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What if Byron Buxton doesn’t live up to expectations?

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How does he catch all of those?

MLB: Minnesota Twins at Detroit Tigers Rick Osentoski-USA TODAY Sports

Diving catches, highlight plays, injuries. That sums up Byron Buxton’s career. The 26-year-old has been in the majors for around four years now and has only had one “good” season. In 2017, when Buxton and Miguel Sano had the best seasons of their young careers. The Twins made the playoffs. (And they, of course, lost to the Yankees.) One thing of importance is that Buxton was 18th in the AL MVP race in 2017. Which is what you want from your 23-year-old outfielder who is going to be the future of your franchise.

The Twins selected Buxton with the second overall pick in the 2012 MLB draft. He started his pro career with the Gulf Coast Twins. In 26 games, Buxton batted .216. When he got called up to the Elizabethton Twins in the middle of the season, he batted .286 in 21 games. He was named the top prospect in the Gulf Coast League. The top prospect was called up to the Cedar Rapids Kernels to start the 2013 season. Buxton batted .340 with 32 stolen bases, rightfully earning a call up to the Single-A+ Fort Myers.

He was viewed as the top prospect in baseball, and he represented the Twins in the All-Star Futures Game. While batted for Fort Myers, the #2 prospect in baseball hit .326 with 23 stolen bases. He won the Midwest League most valuable player and was named the minor league player of the year by Baseball America. Buxton also won the J. G. Spink Award. He was invited to spring training in 2014, and he injured his left wrist causing him to start 2014 on the injured list. Buxton was called up to Double-A midseason, but only after batting .240.

During his first game in Double-A, he had a collision with fellow outfielder Mike Kvasnicka. Buxton was diagnosed with a concussion and didn’t see any playing time for the rest of the season. He was still with Double-A to start the 2015 season, was considered a number two, or even top prospect, and had some high expectations. On June 14, Buxton skipped Triple-A and made his major league debut. He went 0-4, but scored the winning run.

After spraining his thumb, Buxton was optioned to Rochester after being activated from the disabled list. Buxton was named the starting center fielder to start the season. After batting .156 and striking out 53% of the time, he was sent down in late April. Buxton would be called up later in the season, still striking out 39% of the time. He had the fastest sprint speed in the MLB at 30.8 feet per second.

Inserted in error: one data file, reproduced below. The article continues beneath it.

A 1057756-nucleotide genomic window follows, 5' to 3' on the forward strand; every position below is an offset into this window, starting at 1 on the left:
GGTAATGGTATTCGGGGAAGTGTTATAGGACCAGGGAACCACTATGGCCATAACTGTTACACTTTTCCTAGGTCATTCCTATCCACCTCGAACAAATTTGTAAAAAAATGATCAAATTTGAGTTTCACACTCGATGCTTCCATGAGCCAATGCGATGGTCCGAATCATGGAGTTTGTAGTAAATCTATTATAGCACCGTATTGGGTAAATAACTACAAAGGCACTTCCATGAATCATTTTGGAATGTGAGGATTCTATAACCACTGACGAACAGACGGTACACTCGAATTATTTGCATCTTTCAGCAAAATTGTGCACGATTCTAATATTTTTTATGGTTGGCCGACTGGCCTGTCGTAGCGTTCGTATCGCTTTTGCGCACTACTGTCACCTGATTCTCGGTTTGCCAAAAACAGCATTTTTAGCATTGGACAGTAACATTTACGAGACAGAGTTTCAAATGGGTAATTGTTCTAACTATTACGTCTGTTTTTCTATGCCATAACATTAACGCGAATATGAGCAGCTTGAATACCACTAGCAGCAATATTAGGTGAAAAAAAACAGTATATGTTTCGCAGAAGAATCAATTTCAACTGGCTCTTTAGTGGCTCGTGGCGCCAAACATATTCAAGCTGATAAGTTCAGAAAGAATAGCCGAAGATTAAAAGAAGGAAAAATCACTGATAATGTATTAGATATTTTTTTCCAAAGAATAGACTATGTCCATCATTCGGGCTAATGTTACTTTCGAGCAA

Buxton was the starting center fielder for the Twins to start 2017. Hoping for a “breakout” season, let’s see how he did. Through August he was batting just .219, not good. Buxton hit another milestone as he recorded the fastest inside-the-park home run ever. He circled the bases in only 13.85 seconds, the fastest time ever recorded in the statcast era. The former number two overall prospect in all of the MLB hit .324 in August with eight stolen bases to go along with that. He also hit eight home runs. Finishing the season with the slash line of .253/.314/.413, only being caught stealing one time, still striking out 32% of the time. Still leading the MLB in spring speed with 30.5 feet per second, he won a Wilson Player of the Year Award, a Fielding Bible Award, a Gold Glove, and a Platinum Glove.

2018 was a year to forget. Buxton was coming in with high expectations and he didn’t even come close to hitting them. A toe injury and migraines kept him on the disabled list for most of the first half of 2018. Once he was activated from the disabled list he was optioned to Rochester. For the time he spent in the majors his slash line was .156/.183/.200, still striking out 31% of the time. At least still lead the league in spring speed.

You could call 2019 a “bounce back” year. He hit .262, still holding the fastest sprint speed in the majors. He tore his labrum in his shoulder. He was placed on the 60-day DL. The Twins hope that he will see some time in spring training, but the first half of spring training is over and Buxton hasn’t made an appearance.

Now, if he “doesn’t live up to expectations” the options are to either trade him, or still let him develop. I’m sure the Twins will not do anything, but I also think they don’t want to give up on their top pick in 2012. If we trade him, what would we trade for? A Cy Young level ace? More prospects? Another outfielder? Here are some most likely, not real trades. How next year, if Nelson Cruz retires, move Josh Donaldson to DH and trade Eddie Rosario and Byron Buxton for Kris Bryant? Probably would never happen but who knows? Could we trade Buxton for MadBum? These trades would realistically most likely never happen as I’ve stated before, but we can all agree on one thing. Let’s just hope that he keeps catching baseballs.